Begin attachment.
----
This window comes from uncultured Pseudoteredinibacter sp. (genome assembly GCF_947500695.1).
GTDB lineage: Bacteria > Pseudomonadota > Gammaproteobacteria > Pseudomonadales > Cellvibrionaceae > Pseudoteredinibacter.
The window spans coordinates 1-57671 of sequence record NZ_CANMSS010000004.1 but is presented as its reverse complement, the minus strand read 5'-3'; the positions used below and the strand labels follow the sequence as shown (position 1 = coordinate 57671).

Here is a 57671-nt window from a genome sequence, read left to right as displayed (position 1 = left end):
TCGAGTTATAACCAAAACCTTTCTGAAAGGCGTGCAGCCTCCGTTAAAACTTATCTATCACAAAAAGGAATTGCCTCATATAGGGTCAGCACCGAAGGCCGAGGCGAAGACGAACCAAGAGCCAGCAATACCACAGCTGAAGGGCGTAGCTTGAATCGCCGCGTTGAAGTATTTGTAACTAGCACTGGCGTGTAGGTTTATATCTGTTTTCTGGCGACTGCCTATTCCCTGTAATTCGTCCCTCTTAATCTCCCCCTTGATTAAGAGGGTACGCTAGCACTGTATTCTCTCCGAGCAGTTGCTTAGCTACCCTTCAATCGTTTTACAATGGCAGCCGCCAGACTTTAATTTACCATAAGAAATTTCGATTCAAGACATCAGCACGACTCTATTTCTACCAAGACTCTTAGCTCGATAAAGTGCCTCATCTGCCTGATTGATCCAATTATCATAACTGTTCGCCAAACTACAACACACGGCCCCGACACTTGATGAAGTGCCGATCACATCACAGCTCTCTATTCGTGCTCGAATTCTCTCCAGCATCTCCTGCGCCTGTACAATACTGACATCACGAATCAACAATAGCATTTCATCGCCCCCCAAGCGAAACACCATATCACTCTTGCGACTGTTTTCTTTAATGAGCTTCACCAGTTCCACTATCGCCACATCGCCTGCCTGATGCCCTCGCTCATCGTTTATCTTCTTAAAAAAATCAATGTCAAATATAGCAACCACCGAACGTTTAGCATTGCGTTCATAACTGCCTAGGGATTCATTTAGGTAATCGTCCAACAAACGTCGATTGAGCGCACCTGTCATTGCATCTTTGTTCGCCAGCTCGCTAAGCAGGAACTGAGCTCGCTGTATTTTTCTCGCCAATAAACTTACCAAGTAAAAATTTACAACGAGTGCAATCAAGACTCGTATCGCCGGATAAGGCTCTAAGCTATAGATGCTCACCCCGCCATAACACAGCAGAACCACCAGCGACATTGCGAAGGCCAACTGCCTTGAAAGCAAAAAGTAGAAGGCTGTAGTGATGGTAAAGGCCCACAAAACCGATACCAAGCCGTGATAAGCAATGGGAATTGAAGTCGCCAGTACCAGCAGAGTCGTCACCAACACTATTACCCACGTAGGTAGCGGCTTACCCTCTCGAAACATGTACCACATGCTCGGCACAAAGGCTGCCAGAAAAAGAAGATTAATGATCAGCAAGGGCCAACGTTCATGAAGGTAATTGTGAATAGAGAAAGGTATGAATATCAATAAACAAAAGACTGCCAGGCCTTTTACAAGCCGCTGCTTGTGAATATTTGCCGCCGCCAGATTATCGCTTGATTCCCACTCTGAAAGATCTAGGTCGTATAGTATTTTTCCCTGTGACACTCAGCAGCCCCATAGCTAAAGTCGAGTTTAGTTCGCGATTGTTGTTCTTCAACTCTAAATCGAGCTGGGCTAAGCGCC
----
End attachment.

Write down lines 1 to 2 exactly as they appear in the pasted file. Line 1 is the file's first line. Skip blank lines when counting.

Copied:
This window comes from uncultured Pseudoteredinibacter sp. (genome assembly GCF_947500695.1).
GTDB lineage: Bacteria > Pseudomonadota > Gammaproteobacteria > Pseudomonadales > Cellvibrionaceae > Pseudoteredinibacter.